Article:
Somehow the leap from no television to more channels than one can count isn’t as extraordinary as what has happened to personal communication.

Living in Johannesburg we had direct dialling – no going through an operator as you had to in the country.  Direct dialling was however only within the city – to call another city we had to go through the long-distance operator.

When we first lived in London, calls between our family and us were rare.  Not only did you have to book them 48 hours in advance but the cost was prohibitive. Around 1967/8 I was earning £15.00 a week (before tax) and the cost of a telephone call was £1.00 a minute for a maximum of three minutes. That was a pretty good salary then. To put that into context, on a salary today of £300 a week (pretty much minimum wage) the relative cost would be £20 a minute. In emergencies you could get a call through in two hours as I found out when my mother called me to say that my father had died. 

Being able to call someone and see them “through the phone” was science fiction and for some reason we made the assumption that you would have to answer the phone even if you were in a state of undress.   Leap forwards to the present and I can speak to anyone anywhere for free through FaceTime, Skype etc and can see them as well and I don’t have to answer if I don’t want to and they can’t see me unless I do. Sophisticated conference calls take this to a new level which I can’t quite grasp.

I take for granted that I can call friends and family far afield instantly and if it is the middle of the night for them, can send an email to be responded to when they wake up. 

I remember in the 1980s when the tech industry was first working on voice recognition, it was slow and inaccurate and you wondered if they would ever get it to work.  Now I can ask “Alexa” to convert ounces into millilitres, tell me what is on my shopping list, switch to any radio station, give me a news update, the weather forecast for anywhere in the world and “read” a book to me.  No effort no thought, now normal.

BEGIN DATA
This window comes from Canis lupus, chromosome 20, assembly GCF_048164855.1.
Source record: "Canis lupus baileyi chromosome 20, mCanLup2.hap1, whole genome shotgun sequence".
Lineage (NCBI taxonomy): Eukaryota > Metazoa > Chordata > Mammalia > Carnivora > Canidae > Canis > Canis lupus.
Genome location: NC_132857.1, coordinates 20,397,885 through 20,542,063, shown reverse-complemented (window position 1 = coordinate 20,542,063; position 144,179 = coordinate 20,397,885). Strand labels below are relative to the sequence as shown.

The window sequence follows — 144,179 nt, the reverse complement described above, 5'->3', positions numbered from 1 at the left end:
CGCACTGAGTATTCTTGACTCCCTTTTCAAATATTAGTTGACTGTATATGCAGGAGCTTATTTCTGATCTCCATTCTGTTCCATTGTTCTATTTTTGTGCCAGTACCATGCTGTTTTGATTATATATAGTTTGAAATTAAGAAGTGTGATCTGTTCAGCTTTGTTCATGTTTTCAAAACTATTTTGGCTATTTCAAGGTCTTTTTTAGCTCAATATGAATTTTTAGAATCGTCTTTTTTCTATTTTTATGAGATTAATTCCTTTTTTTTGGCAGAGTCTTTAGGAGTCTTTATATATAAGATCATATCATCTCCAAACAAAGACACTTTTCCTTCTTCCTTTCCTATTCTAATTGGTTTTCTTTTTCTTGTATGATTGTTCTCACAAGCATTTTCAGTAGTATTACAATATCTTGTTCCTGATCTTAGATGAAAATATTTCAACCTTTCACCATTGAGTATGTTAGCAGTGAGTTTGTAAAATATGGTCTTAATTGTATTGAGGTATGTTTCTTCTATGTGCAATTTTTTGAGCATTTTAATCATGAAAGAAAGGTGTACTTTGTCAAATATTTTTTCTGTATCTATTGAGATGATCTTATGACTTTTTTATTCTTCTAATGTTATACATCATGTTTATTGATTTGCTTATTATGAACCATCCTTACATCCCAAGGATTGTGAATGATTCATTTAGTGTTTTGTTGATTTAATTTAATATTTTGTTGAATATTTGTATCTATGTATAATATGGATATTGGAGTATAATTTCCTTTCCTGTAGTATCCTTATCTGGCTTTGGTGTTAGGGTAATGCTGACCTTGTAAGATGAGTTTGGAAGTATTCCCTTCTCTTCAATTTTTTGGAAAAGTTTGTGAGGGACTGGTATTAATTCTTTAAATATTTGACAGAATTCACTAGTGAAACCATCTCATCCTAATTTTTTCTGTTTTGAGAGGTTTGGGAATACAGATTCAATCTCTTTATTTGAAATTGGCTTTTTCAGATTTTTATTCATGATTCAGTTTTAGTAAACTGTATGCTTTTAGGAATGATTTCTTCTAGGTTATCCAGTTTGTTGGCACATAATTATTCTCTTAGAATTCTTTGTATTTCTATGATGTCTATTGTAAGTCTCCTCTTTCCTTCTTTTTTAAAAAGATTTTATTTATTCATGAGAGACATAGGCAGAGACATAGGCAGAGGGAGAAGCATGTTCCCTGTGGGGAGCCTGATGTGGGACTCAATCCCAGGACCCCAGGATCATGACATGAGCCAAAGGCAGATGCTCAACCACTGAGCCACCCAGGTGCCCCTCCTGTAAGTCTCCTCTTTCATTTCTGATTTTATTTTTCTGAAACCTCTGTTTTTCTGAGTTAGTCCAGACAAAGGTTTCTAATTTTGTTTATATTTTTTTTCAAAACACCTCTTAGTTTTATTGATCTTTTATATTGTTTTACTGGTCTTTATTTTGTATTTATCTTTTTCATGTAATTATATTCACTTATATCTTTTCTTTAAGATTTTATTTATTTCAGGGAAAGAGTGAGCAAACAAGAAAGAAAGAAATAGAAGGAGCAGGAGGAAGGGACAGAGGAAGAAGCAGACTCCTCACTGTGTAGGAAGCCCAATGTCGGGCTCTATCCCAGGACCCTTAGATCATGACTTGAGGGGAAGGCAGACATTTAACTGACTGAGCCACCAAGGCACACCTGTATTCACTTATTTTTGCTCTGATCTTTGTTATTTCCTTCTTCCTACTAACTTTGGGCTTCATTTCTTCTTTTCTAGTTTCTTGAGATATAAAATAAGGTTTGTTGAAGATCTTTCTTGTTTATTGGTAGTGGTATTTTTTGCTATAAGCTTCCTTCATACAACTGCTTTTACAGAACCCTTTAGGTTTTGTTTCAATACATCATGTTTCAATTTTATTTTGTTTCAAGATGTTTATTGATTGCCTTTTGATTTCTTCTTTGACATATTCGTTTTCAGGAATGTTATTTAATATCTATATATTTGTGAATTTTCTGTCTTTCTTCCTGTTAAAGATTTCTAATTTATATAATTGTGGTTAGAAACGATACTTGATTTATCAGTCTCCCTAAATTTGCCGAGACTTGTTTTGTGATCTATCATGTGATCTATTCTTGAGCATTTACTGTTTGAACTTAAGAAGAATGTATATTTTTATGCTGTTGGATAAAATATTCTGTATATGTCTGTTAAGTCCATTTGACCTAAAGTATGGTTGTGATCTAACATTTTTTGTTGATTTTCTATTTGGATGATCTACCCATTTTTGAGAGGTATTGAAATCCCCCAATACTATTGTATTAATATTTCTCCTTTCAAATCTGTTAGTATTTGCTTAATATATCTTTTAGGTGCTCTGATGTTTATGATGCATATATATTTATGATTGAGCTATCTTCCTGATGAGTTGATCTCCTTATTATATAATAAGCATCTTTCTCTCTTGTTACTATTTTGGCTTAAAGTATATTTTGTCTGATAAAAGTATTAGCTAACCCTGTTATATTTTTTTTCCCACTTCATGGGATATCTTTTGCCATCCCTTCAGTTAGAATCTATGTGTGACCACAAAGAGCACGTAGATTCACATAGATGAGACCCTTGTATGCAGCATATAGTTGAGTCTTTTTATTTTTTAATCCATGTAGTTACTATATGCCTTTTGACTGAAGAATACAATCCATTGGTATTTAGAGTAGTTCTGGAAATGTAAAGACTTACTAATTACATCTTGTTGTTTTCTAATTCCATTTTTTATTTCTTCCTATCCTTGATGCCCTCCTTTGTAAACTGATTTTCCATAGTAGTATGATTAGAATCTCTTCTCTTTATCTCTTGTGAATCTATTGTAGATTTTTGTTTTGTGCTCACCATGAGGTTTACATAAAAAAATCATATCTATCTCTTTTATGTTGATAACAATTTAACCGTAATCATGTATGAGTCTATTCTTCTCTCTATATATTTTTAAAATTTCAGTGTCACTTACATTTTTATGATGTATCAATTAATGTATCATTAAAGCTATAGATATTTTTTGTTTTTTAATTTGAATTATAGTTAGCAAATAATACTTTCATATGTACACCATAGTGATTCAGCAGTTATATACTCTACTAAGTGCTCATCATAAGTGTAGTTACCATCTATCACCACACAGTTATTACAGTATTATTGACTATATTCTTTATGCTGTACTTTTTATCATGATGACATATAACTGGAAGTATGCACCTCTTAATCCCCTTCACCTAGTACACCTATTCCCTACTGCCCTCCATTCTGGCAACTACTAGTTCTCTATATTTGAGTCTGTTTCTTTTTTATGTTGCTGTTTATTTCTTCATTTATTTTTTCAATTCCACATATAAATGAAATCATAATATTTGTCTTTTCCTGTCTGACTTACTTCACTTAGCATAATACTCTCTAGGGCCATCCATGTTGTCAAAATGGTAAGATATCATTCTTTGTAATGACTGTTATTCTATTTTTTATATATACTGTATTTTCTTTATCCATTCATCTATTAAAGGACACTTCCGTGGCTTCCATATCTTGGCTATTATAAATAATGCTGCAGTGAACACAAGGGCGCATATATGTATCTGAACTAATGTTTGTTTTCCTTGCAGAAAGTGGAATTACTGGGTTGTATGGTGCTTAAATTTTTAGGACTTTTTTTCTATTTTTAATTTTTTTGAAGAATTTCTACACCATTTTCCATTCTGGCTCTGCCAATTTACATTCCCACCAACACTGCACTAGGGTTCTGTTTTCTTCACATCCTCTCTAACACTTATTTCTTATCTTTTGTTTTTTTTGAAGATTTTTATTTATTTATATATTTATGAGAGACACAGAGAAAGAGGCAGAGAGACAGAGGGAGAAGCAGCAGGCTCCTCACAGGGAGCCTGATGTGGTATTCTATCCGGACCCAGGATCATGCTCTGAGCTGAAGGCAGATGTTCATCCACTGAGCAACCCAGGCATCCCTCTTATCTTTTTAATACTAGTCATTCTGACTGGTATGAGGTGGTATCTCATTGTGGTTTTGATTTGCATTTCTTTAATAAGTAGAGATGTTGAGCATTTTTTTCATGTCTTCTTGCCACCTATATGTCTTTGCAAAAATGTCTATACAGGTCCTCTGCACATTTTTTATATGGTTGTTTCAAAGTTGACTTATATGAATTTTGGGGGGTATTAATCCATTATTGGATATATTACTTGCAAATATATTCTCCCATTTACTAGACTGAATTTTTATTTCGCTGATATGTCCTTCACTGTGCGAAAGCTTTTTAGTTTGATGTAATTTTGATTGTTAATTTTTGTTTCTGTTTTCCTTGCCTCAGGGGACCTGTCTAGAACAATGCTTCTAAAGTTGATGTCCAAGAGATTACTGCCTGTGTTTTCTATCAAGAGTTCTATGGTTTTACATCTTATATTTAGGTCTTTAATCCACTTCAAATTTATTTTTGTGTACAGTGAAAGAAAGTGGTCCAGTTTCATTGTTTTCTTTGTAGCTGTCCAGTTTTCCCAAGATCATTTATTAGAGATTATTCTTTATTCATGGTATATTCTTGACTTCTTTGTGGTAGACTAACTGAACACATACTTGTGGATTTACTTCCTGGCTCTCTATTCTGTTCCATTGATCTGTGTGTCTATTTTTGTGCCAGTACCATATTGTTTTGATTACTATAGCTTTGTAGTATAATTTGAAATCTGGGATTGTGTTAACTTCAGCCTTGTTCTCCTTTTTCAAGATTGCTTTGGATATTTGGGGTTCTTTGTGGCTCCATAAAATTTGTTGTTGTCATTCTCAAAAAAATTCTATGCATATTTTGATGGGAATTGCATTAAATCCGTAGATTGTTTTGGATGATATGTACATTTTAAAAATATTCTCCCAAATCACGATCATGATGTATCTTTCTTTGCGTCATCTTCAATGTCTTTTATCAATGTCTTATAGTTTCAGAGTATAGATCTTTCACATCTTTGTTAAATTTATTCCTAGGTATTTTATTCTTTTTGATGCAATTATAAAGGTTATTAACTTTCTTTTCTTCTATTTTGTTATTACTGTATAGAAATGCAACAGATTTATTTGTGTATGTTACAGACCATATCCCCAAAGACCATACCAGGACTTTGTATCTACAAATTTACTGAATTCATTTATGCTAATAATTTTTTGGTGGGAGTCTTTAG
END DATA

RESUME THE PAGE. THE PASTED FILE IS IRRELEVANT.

Friday, 2 June 2017

I love it when a day comes together *

I am very fortunate and generally life treats me well, sometimes very well as in yesterday.  First thing in the morning I saw the first peony in bloom in my garden – favourite flower and the season is all too short.  First happy

Met a school friend of my sister’s – I am in London, my sister in California and said friend visiting from Johannesburg. We haven’t seen each other in many decades and had a lovely lunch catching up on all the concerts, operas, ballets and plays we have seen over the years – such similar tastes and the great performers of the past including Fonteyn and Nureyev, Pavarotti, Joan Sutherland and of the present – Terfel, Kaufmann, Hvorostovsky etc.  Second happy ✔

We went on to the Hokusai exhibition at the British Museum – the exhibition was busy and the museum even busier – loads of children which is really encouraging. I recommend the exhibition, which covers the last 30 years of his life, 70 – 90.  He said that he had never done anything worthwhile until he was 70.  We all know the ‘wave’ but the flowers are stunning and the figures so expressive. Third happy ✔